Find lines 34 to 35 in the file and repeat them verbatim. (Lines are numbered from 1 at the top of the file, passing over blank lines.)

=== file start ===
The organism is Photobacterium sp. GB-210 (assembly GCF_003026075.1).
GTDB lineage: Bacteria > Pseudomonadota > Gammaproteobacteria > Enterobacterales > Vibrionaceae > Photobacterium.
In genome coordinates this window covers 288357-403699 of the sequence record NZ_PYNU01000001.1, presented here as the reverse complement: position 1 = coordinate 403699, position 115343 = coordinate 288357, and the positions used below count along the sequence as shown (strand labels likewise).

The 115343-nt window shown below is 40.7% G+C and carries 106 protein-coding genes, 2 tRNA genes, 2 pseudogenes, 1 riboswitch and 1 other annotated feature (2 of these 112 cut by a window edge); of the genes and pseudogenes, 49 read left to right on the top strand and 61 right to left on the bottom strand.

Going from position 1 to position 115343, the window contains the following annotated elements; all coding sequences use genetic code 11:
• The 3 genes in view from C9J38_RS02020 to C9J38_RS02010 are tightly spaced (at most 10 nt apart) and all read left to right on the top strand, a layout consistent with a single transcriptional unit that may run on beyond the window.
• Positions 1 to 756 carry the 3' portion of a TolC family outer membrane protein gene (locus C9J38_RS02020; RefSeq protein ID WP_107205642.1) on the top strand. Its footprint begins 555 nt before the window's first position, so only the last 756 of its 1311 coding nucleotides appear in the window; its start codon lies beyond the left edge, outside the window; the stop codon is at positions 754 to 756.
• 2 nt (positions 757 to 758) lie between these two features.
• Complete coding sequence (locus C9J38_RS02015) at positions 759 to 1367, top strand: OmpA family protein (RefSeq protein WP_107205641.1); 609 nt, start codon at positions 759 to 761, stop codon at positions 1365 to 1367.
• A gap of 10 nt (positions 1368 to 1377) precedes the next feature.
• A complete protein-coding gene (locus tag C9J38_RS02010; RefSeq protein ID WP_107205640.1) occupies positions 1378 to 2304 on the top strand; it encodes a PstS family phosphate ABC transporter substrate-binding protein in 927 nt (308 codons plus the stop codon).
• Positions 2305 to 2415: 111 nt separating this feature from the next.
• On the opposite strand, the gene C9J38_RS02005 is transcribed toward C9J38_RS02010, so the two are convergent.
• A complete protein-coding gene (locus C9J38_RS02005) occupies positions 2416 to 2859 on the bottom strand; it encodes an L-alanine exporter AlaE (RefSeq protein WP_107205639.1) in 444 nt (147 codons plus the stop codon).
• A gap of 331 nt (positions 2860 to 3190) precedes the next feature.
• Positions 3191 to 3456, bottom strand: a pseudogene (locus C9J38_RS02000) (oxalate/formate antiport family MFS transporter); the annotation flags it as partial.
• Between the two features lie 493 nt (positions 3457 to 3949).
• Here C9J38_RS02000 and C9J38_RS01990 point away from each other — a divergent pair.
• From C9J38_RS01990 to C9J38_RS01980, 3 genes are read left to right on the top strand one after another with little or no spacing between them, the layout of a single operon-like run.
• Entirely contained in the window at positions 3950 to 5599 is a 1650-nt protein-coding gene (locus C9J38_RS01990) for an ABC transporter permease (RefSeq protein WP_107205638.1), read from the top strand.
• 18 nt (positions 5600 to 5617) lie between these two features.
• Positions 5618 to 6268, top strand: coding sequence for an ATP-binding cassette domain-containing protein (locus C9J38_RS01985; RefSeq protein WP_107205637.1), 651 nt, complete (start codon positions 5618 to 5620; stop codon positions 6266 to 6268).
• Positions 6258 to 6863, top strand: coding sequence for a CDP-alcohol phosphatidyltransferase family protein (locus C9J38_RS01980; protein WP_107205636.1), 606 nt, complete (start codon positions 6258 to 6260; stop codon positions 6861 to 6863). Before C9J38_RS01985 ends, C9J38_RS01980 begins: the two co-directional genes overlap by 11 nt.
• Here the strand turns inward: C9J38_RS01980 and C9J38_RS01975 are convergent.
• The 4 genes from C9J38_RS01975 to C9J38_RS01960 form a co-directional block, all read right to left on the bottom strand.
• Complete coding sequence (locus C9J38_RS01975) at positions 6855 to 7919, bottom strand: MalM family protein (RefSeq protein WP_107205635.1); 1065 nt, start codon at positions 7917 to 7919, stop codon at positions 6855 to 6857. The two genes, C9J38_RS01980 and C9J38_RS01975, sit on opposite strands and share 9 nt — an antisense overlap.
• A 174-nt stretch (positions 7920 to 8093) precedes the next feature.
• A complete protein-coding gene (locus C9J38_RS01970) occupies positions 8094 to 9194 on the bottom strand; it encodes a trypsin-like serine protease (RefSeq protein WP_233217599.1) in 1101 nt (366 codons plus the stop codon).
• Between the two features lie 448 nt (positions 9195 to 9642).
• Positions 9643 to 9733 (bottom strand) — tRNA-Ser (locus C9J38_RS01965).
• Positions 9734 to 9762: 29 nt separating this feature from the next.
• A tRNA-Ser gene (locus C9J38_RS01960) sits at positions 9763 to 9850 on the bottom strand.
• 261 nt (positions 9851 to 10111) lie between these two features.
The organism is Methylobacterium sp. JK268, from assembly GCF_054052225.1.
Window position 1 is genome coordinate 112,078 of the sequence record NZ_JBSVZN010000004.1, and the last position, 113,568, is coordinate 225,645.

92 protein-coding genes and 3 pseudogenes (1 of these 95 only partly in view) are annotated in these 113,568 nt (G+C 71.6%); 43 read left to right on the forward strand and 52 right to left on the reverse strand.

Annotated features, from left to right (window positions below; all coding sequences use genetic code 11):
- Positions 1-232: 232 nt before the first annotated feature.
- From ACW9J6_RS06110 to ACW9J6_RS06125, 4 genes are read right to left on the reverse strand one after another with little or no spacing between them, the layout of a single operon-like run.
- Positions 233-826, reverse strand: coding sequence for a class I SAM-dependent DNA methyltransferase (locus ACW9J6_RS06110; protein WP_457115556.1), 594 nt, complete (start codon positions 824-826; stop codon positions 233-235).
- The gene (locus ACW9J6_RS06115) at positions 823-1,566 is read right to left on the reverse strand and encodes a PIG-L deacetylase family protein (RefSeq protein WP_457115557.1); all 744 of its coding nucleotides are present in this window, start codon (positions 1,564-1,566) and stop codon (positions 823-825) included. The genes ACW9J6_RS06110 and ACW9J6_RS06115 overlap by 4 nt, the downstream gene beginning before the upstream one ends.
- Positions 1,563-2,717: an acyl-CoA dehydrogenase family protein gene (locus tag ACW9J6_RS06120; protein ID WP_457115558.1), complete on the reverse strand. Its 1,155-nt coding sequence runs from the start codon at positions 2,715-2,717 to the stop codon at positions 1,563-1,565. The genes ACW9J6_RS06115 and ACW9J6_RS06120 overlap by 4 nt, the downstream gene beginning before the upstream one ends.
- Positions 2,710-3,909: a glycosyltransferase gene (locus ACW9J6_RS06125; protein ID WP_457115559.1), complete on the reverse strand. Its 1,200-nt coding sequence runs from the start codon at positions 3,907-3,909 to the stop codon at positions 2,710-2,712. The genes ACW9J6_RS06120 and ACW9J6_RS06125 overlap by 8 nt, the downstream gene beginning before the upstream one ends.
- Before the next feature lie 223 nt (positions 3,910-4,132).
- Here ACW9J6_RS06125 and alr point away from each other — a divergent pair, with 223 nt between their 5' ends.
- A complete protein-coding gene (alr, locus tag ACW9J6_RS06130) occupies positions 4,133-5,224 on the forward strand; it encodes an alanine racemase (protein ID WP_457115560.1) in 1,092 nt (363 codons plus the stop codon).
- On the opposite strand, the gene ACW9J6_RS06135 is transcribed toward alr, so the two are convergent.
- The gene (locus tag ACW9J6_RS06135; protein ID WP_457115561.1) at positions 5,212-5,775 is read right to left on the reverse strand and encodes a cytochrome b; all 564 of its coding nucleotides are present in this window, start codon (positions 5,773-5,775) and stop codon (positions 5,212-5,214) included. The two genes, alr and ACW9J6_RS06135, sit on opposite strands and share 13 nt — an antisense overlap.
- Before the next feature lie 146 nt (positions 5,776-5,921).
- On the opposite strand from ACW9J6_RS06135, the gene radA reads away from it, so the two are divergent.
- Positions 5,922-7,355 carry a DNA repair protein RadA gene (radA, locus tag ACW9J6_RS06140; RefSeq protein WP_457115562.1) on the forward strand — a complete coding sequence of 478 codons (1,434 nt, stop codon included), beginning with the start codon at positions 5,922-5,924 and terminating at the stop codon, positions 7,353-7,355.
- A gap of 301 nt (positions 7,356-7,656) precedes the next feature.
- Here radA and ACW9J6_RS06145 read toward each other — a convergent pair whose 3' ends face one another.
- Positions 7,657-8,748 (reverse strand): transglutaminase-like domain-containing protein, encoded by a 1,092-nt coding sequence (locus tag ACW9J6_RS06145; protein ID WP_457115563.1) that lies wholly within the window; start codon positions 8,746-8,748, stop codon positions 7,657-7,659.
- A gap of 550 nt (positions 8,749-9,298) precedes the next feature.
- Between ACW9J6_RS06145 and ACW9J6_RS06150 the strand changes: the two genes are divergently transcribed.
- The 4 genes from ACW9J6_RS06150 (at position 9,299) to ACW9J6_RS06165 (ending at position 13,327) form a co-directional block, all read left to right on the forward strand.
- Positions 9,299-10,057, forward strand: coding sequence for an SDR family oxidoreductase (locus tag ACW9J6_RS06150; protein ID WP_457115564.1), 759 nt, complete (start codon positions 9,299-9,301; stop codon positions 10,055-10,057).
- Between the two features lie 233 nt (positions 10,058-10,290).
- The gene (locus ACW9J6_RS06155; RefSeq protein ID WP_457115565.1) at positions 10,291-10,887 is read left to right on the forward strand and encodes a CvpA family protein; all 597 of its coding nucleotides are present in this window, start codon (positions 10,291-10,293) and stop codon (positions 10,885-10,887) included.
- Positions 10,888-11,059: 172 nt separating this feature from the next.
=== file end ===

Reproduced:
The organism is Methylobacterium sp. JK268, from assembly GCF_054052225.1.
Window position 1 is genome coordinate 112,078 of the sequence record NZ_JBSVZN010000004.1, and the last position, 113,568, is coordinate 225,645.